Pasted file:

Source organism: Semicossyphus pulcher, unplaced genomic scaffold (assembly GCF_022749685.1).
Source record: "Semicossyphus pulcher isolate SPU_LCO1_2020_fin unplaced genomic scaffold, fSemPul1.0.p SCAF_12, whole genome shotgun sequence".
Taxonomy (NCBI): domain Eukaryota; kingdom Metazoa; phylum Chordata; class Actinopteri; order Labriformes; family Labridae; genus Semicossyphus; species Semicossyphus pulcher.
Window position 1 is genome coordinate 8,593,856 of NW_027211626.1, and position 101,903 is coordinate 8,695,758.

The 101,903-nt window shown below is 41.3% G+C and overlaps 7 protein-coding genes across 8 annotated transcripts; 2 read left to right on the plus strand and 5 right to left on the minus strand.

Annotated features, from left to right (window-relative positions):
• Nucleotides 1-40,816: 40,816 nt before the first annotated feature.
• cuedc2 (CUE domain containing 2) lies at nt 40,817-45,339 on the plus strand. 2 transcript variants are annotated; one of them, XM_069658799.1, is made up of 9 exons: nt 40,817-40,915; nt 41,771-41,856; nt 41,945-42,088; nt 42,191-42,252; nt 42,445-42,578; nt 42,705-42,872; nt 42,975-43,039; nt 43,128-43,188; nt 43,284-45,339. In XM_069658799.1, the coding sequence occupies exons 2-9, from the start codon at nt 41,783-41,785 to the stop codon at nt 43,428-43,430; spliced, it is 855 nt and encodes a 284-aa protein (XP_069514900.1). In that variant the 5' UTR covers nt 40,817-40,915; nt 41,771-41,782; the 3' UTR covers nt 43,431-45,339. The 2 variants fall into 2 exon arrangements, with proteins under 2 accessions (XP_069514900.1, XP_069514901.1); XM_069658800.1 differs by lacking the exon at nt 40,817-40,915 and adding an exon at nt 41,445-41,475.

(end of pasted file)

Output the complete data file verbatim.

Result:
Source organism: Semicossyphus pulcher, unplaced genomic scaffold (assembly GCF_022749685.1).
Source record: "Semicossyphus pulcher isolate SPU_LCO1_2020_fin unplaced genomic scaffold, fSemPul1.0.p SCAF_12, whole genome shotgun sequence".
Taxonomy (NCBI): domain Eukaryota; kingdom Metazoa; phylum Chordata; class Actinopteri; order Labriformes; family Labridae; genus Semicossyphus; species Semicossyphus pulcher.
Window position 1 is genome coordinate 8,593,856 of NW_027211626.1, and position 101,903 is coordinate 8,695,758.

The 101,903-nt window shown below is 41.3% G+C and overlaps 7 protein-coding genes across 8 annotated transcripts; 2 read left to right on the plus strand and 5 right to left on the minus strand.

Annotated features, from left to right (window-relative positions):
• Nucleotides 1-40,816: 40,816 nt before the first annotated feature.
• cuedc2 (CUE domain containing 2) lies at nt 40,817-45,339 on the plus strand. 2 transcript variants are annotated; one of them, XM_069658799.1, is made up of 9 exons: nt 40,817-40,915; nt 41,771-41,856; nt 41,945-42,088; nt 42,191-42,252; nt 42,445-42,578; nt 42,705-42,872; nt 42,975-43,039; nt 43,128-43,188; nt 43,284-45,339. In XM_069658799.1, the coding sequence occupies exons 2-9, from the start codon at nt 41,783-41,785 to the stop codon at nt 43,428-43,430; spliced, it is 855 nt and encodes a 284-aa protein (XP_069514900.1). In that variant the 5' UTR covers nt 40,817-40,915; nt 41,771-41,782; the 3' UTR covers nt 43,431-45,339. The 2 variants fall into 2 exon arrangements, with proteins under 2 accessions (XP_069514900.1, XP_069514901.1); XM_069658800.1 differs by lacking the exon at nt 40,817-40,915 and adding an exon at nt 41,445-41,475.